The site's co-creator, Taylor Peck, agrees. "Nationally what I'm noticing is that we're getting a lot of respondents who come to our quiz who may side with Romney, but tend to be socially more libertarian than Mitt Romney is. And in the red states, we've noticed that Romney is losing a lot of ground to conservatives on economics and foreign poilcy." Those who side with Stein, Peck adds, seem to favor her progressive foreign-policy agenda over Obama's more interventionist tendencies.
ElectNext doesn't report its aggregate findings, but CEO Keya Dannebaum tells me anecdotally that she's seen similar results. "People will tweet about us or post on Facebook about us, and they're like, 'Huh, I'm more aligned with this person I've never heard of than the two people everyone's talking about.' "
I tried both sites, expecting them to spit out Obama as my nearest match. Instead, both gave me Stein, by narrow margins. Johnson was third.
How many people will actually go out and vote for these third-party candidates after using the sites is impossible to say. Most will probably shrug and cast their vote for the candidate they've backed all along. And that's not necessarily a bad thing. After all, if voting were just a matter of selecting the person who agrees with us on every issue, we'd all just write in ourselves for president.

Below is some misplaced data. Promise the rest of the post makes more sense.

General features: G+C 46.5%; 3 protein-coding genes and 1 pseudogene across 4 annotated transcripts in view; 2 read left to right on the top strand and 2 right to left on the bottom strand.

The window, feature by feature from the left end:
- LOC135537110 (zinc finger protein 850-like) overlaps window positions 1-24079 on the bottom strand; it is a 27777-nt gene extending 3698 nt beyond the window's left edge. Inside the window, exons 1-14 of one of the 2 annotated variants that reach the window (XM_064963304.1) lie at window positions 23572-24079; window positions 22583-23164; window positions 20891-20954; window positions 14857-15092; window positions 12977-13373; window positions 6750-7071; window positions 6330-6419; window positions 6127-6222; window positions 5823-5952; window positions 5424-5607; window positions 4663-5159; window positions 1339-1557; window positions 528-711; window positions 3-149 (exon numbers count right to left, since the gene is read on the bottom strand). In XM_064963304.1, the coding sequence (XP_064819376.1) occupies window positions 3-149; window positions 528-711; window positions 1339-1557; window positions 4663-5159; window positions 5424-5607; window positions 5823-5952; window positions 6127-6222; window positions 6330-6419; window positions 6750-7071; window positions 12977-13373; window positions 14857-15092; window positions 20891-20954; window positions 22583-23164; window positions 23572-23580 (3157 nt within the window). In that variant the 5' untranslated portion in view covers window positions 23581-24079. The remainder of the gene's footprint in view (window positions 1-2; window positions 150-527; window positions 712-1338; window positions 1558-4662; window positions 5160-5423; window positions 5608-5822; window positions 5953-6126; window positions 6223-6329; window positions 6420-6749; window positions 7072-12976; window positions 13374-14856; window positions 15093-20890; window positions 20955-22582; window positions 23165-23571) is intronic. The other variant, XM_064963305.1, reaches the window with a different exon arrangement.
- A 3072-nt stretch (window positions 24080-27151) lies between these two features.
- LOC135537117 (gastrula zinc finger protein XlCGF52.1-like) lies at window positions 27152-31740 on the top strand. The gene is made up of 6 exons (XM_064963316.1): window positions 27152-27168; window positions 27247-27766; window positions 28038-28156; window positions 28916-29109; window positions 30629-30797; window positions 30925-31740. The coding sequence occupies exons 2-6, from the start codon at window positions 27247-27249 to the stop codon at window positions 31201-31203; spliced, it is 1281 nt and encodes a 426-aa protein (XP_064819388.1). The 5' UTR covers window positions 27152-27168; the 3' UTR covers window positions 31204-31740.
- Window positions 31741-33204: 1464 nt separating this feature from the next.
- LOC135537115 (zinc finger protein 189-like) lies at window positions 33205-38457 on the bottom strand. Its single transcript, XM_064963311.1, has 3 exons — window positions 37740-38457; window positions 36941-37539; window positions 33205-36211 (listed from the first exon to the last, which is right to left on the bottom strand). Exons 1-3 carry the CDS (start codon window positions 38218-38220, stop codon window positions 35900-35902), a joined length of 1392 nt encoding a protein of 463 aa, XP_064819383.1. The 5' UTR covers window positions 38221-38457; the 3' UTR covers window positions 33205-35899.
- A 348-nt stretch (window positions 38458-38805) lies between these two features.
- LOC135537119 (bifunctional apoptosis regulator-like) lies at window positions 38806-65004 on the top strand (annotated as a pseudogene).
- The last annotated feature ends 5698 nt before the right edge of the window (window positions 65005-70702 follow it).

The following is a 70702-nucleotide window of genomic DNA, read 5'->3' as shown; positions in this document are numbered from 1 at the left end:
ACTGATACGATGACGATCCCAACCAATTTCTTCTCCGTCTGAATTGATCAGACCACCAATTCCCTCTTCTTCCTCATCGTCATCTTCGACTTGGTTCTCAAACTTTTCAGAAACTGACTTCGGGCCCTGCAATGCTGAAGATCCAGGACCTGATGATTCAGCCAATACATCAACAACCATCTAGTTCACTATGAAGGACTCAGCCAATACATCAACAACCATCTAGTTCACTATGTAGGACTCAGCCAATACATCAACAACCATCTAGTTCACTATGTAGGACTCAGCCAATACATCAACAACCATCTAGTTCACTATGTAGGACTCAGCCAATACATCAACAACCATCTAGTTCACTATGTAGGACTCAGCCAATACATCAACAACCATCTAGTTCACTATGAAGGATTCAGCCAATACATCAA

For my part, I gave Stein some extra consideration based on my surprising iSideWith and ElectNext results, but I was actually more impressed by Johnson in last month’s televised third-party candidates debate. And while I admire both candidates for their ideological consistency, I don’t think that's the most important quality in a president. Both Obama and Romney strike me as more likely than any of this year's third-party crop to strike the compromises needed to keep the nation running smoothly.
But if sites like these catch on and grow in elections to come, they could make for a mind-expanding addition to the often-monotonous election-year media mix. And by giving lesser-known nominees an equal platform on social media, they might provide more incentive for strong outsider candidates to enter the fray.
Both sites are already reaching a lot of people. iSideWith has drawn more than four million responses, and ElectNext is nearing three million.
I found iSideWith to be the stronger and more seamless tool for the current presidential election, perhaps because it's human-curated, with its two creators doing the research to match each candidate with the appropriate policy stand. Of course, that also limits its scalability. Peck tells me that he and co-creator Nick Boutelier haven't incorporated as a company or a nonprofit, and are just running the site out of mutual passion, with some support from Paypal donations.
ElectNext, in contrast, is a for-profit startup that relies on data and automated algorithms to match candidates with their positions, with some corrective input here and there from human moderators. That allows the site to match users not only with presidential candidates, but with their candidates for Congress. Dannenbaum says her eventual goal is to reach all the way to local elections. In which case, perhaps you’ll find yourself backing a green for city council or a libertarian for district attorney after visiting her site in 2014.